When employers make written offers of employment or provide written employment policies to employees, such as Employee Handbooks, it is generally advisable for the employer to include a disclaimer stating that the employment is at-will. The purpose of an at-will disclaimer is to prevent an employee from mistakenly believing that he or she is entitled to employment for a specified period of time or is entitled to other protections with respect to the employment.
In most cases, the following language will be sufficient to disclaim any intent to alter the at-will employment relationship:
Employment with the Company is at will unless otherwise stated in a written agreement signed by the President of the Company. This means that either the Company or the employee can terminate the employment at any time and for any reason, with or without notice.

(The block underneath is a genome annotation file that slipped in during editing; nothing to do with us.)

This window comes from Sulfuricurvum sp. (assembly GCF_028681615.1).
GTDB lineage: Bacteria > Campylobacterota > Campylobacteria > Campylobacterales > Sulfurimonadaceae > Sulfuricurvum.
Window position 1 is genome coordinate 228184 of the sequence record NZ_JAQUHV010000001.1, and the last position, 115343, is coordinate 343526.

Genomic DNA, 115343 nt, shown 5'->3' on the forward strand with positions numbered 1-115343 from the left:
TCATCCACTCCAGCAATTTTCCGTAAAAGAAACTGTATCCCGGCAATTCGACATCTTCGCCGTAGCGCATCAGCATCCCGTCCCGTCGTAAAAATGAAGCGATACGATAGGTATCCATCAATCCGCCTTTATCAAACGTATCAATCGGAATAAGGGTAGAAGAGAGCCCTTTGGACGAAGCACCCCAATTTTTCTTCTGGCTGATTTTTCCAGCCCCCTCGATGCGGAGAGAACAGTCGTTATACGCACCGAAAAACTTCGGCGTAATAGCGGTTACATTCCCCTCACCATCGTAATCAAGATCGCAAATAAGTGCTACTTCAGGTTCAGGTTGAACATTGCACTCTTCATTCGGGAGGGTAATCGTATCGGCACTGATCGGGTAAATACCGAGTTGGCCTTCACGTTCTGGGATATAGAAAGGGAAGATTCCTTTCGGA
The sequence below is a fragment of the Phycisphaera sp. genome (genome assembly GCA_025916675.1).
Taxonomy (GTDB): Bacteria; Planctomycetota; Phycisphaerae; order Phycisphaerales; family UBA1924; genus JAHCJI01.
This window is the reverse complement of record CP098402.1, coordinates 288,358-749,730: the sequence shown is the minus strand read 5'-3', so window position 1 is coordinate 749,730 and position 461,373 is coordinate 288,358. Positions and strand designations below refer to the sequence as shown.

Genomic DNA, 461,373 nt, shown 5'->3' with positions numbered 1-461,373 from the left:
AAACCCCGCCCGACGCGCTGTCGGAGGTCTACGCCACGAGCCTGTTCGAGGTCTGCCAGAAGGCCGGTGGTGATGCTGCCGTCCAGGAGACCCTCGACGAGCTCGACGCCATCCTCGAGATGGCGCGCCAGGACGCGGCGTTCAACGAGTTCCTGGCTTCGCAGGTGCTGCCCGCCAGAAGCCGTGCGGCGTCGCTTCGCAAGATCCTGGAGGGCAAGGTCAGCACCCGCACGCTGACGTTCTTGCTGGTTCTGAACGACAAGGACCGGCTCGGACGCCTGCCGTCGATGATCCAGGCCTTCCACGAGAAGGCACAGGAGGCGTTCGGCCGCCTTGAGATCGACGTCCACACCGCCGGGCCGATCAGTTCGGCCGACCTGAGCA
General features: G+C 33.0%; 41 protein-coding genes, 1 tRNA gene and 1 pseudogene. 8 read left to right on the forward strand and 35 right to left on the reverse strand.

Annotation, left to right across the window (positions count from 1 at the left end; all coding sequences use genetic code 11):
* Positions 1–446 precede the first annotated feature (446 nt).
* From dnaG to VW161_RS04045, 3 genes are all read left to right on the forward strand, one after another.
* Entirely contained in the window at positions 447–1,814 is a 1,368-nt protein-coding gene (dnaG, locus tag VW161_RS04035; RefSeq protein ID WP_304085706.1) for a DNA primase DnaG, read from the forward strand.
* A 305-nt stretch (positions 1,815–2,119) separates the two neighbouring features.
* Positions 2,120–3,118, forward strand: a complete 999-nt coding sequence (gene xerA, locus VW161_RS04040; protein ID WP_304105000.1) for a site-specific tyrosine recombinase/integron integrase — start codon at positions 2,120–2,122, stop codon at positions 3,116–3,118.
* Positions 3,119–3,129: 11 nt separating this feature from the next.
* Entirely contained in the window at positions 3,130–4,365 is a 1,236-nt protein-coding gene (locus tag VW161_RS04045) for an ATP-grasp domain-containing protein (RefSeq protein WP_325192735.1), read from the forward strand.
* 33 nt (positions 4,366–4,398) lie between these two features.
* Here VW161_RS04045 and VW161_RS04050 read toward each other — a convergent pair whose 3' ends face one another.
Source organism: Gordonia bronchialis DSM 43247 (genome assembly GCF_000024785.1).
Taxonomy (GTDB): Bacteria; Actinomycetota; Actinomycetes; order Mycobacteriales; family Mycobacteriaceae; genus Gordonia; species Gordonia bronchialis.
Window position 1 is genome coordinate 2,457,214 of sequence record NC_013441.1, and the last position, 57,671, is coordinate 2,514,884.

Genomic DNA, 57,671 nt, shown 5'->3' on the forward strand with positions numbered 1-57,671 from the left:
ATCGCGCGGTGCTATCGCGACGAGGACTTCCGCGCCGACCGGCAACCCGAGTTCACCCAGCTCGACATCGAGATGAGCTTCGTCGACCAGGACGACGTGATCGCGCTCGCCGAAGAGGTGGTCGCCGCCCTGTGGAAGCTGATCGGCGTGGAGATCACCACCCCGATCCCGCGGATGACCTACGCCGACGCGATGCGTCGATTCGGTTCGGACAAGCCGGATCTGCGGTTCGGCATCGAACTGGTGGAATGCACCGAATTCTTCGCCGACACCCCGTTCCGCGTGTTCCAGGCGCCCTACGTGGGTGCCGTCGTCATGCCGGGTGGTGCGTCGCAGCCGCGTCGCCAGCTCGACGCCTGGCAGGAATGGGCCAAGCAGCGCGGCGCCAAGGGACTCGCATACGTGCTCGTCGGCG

Employers should be careful, however, with respect to language that suggests “that the at-will employment relationship cannot be amended, modified, or altered in any way.” An administrative law judge recently held that language interfered with employees’ rights under Section 7 of the National Labor Relations Act.
Takeaway: The presumption that employment is at-will is an important protection for most employers. By including at-will employment disclaimers on key documents, employers can increase the odds that they will be able to benefit from the protections of the employment-at-will doctrine.